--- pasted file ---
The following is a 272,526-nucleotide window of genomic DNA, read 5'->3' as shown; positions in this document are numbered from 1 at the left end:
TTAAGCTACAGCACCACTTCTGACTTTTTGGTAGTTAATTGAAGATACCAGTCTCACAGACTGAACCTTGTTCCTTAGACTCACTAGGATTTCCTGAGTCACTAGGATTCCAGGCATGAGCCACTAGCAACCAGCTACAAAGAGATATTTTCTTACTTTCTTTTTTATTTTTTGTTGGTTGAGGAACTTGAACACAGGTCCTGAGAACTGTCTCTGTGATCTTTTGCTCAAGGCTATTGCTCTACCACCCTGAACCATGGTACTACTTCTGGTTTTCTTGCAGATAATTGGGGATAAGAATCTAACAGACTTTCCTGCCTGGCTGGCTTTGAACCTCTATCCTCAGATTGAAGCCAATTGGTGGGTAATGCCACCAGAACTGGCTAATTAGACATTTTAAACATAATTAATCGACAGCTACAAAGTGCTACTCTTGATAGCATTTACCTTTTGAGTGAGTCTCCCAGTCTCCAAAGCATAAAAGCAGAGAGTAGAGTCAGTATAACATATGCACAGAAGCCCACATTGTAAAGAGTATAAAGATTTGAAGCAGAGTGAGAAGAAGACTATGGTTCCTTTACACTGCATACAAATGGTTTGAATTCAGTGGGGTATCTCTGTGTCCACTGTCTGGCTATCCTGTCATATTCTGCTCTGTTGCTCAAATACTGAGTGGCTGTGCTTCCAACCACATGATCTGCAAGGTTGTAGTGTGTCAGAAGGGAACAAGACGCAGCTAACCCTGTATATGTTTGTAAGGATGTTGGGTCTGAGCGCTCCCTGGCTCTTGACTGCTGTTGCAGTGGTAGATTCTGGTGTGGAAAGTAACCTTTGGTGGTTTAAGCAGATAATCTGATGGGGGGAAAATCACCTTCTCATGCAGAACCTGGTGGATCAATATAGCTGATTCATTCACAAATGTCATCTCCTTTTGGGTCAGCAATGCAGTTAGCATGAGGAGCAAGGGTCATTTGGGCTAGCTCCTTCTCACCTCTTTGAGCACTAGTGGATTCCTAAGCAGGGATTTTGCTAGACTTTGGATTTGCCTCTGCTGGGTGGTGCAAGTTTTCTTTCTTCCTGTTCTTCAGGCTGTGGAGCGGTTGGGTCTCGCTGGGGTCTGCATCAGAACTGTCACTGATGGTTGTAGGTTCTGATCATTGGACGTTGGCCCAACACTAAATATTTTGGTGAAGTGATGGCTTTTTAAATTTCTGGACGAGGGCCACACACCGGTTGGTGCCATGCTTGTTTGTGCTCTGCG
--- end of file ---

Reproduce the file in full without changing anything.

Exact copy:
The following is a 272,526-nucleotide window of genomic DNA, read 5'->3' as shown; positions in this document are numbered from 1 at the left end:
TTAAGCTACAGCACCACTTCTGACTTTTTGGTAGTTAATTGAAGATACCAGTCTCACAGACTGAACCTTGTTCCTTAGACTCACTAGGATTTCCTGAGTCACTAGGATTCCAGGCATGAGCCACTAGCAACCAGCTACAAAGAGATATTTTCTTACTTTCTTTTTTATTTTTTGTTGGTTGAGGAACTTGAACACAGGTCCTGAGAACTGTCTCTGTGATCTTTTGCTCAAGGCTATTGCTCTACCACCCTGAACCATGGTACTACTTCTGGTTTTCTTGCAGATAATTGGGGATAAGAATCTAACAGACTTTCCTGCCTGGCTGGCTTTGAACCTCTATCCTCAGATTGAAGCCAATTGGTGGGTAATGCCACCAGAACTGGCTAATTAGACATTTTAAACATAATTAATCGACAGCTACAAAGTGCTACTCTTGATAGCATTTACCTTTTGAGTGAGTCTCCCAGTCTCCAAAGCATAAAAGCAGAGAGTAGAGTCAGTATAACATATGCACAGAAGCCCACATTGTAAAGAGTATAAAGATTTGAAGCAGAGTGAGAAGAAGACTATGGTTCCTTTACACTGCATACAAATGGTTTGAATTCAGTGGGGTATCTCTGTGTCCACTGTCTGGCTATCCTGTCATATTCTGCTCTGTTGCTCAAATACTGAGTGGCTGTGCTTCCAACCACATGATCTGCAAGGTTGTAGTGTGTCAGAAGGGAACAAGACGCAGCTAACCCTGTATATGTTTGTAAGGATGTTGGGTCTGAGCGCTCCCTGGCTCTTGACTGCTGTTGCAGTGGTAGATTCTGGTGTGGAAAGTAACCTTTGGTGGTTTAAGCAGATAATCTGATGGGGGGAAAATCACCTTCTCATGCAGAACCTGGTGGATCAATATAGCTGATTCATTCACAAATGTCATCTCCTTTTGGGTCAGCAATGCAGTTAGCATGAGGAGCAAGGGTCATTTGGGCTAGCTCCTTCTCACCTCTTTGAGCACTAGTGGATTCCTAAGCAGGGATTTTGCTAGACTTTGGATTTGCCTCTGCTGGGTGGTGCAAGTTTTCTTTCTTCCTGTTCTTCAGGCTGTGGAGCGGTTGGGTCTCGCTGGGGTCTGCATCAGAACTGTCACTGATGGTTGTAGGTTCTGATCATTGGACGTTGGCCCAACACTAAATATTTTGGTGAAGTGATGGCTTTTTAAATTTCTGGACGAGGGCCACACACCGGTTGGTGCCATGCTTGTTTGTGCTCTGCG